Aerobic Exercise Linked to Brain Cell Health
Recent studies at the University of Ottawa and The University of British Columbia have discovered a link between brain health and aerobic exercise. While it’s no secret that exercise is good for the physical body, aerobic exercise can stimulate memory, reduce stress and anxiety and improve problem-solving functions, especially in older adults.
This is well documented in runners. Those who run for extended amounts of time get what is known in the field as “runner’s high” in which the brain produces a chemical called VGF- a natural opioid that stimulates a sense of euphoria. This correlates with lower levels of stress after a run, and lower memory of stressful situations after a run is completed.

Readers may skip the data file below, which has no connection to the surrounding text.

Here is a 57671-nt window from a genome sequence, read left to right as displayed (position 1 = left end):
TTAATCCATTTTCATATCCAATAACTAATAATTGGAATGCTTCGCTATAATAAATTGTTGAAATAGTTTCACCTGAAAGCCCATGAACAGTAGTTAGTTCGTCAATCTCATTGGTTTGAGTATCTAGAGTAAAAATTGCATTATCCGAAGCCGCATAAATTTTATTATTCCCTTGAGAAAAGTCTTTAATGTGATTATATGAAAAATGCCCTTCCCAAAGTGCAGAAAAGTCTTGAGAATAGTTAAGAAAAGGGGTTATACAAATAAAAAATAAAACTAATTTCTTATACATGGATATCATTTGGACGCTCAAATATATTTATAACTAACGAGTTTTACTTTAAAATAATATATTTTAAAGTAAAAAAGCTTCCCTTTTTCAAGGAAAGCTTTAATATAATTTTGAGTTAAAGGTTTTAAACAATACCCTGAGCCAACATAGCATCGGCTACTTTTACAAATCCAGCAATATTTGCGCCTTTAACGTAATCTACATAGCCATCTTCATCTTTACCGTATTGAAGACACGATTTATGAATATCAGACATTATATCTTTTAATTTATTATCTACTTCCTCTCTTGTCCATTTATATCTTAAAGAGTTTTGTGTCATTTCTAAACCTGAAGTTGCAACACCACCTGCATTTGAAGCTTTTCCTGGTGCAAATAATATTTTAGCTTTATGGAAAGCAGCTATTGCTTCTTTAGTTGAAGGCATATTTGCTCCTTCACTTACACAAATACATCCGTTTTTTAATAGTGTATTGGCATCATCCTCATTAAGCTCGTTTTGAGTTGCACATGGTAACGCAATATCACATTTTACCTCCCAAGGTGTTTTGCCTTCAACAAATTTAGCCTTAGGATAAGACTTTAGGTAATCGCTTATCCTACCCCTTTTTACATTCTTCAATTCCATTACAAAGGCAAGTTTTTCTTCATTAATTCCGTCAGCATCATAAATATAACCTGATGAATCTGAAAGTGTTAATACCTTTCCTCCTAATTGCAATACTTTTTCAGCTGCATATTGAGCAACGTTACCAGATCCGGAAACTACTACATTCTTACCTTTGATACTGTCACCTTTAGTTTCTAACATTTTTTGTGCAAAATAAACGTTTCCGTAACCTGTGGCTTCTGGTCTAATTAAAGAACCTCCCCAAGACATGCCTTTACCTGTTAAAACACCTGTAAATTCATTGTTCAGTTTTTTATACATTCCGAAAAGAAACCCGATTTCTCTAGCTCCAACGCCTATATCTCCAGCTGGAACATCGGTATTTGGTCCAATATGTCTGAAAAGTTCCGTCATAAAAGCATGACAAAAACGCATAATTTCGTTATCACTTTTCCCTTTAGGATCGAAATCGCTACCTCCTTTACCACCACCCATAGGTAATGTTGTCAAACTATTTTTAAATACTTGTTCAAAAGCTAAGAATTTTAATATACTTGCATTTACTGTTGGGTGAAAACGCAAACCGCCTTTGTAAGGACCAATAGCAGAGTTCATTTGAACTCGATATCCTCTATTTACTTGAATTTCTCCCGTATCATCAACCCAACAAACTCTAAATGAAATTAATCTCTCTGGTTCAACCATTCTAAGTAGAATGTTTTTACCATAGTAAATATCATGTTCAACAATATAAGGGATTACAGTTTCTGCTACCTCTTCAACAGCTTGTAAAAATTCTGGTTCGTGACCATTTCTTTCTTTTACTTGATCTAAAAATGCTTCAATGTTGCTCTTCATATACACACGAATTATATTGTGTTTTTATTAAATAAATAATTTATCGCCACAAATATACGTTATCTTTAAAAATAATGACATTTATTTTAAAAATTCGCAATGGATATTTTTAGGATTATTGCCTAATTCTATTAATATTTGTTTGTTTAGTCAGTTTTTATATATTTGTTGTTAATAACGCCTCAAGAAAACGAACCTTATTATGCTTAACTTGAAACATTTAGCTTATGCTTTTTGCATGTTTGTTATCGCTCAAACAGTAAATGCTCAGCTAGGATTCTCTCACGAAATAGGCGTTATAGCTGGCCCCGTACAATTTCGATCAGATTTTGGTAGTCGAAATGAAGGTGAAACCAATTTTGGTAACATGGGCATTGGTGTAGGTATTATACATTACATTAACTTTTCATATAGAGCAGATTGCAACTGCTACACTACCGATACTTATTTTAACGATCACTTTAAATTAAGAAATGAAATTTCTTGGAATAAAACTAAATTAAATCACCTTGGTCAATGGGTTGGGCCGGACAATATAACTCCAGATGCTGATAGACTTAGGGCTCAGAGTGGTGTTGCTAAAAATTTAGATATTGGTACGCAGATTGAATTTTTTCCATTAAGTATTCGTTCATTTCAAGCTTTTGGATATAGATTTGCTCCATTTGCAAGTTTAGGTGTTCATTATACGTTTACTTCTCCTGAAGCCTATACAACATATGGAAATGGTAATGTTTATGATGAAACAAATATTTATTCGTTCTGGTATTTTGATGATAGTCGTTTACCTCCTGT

Eli Puterman, Ph.D., the lead researcher and a professor of kinesiology at the University of British Columbia chimes in. “We are constantly rewriting our memories, so of course, if exercise makes me happy or calm more often, I might interpret the stressor as less impactful as it’s happening but I might also recall it later as less stressful.”
While there is no one exercise that is best for the brain, exercise at any stage has proven to slow the signs of brain-related illnesses, including dementia, and other health risks like hypertension and diabetes.